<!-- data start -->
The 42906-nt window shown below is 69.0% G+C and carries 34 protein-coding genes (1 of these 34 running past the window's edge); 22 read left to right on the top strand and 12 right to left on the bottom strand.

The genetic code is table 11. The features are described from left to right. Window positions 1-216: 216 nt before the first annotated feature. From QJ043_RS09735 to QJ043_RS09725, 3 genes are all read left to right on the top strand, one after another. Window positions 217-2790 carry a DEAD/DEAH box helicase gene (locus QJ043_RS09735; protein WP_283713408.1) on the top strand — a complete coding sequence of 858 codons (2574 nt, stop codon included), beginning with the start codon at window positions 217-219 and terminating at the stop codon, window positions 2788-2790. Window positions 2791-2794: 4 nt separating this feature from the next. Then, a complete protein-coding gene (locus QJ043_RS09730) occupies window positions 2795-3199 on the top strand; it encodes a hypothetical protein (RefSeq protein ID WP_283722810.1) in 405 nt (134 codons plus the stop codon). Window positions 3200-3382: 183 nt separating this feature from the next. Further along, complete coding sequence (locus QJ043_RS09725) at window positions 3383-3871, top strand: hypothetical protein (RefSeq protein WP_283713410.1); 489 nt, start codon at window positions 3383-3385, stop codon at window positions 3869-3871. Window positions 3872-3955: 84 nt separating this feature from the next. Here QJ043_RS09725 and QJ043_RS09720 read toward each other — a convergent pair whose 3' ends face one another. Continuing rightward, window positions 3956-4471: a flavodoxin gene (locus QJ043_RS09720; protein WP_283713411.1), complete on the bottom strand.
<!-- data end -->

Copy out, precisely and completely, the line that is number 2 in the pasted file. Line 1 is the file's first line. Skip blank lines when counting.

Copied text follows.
The genetic code is table 11. The features are described from left to right. Window positions 1-216: 216 nt before the first annotated feature. From QJ043_RS09735 to QJ043_RS09725, 3 genes are all read left to right on the top strand, one after another. Window positions 217-2790 carry a DEAD/DEAH box helicase gene (locus QJ043_RS09735; protein WP_283713408.1) on the top strand — a complete coding sequence of 858 codons (2574 nt, stop codon included), beginning with the start codon at window positions 217-219 and terminating at the stop codon, window positions 2788-2790. Window positions 2791-2794: 4 nt separating this feature from the next. Then, a complete protein-coding gene (locus QJ043_RS09730) occupies window positions 2795-3199 on the top strand; it encodes a hypothetical protein (RefSeq protein ID WP_283722810.1) in 405 nt (134 codons plus the stop codon). Window positions 3200-3382: 183 nt separating this feature from the next. Further along, complete coding sequence (locus QJ043_RS09725) at window positions 3383-3871, top strand: hypothetical protein (RefSeq protein WP_283713410.1); 489 nt, start codon at window positions 3383-3385, stop codon at window positions 3869-3871. Window positions 3872-3955: 84 nt separating this feature from the next. Here QJ043_RS09725 and QJ043_RS09720 read toward each other — a convergent pair whose 3' ends face one another. Continuing rightward, window positions 3956-4471: a flavodoxin gene (locus QJ043_RS09720; protein WP_283713411.1), complete on the bottom strand.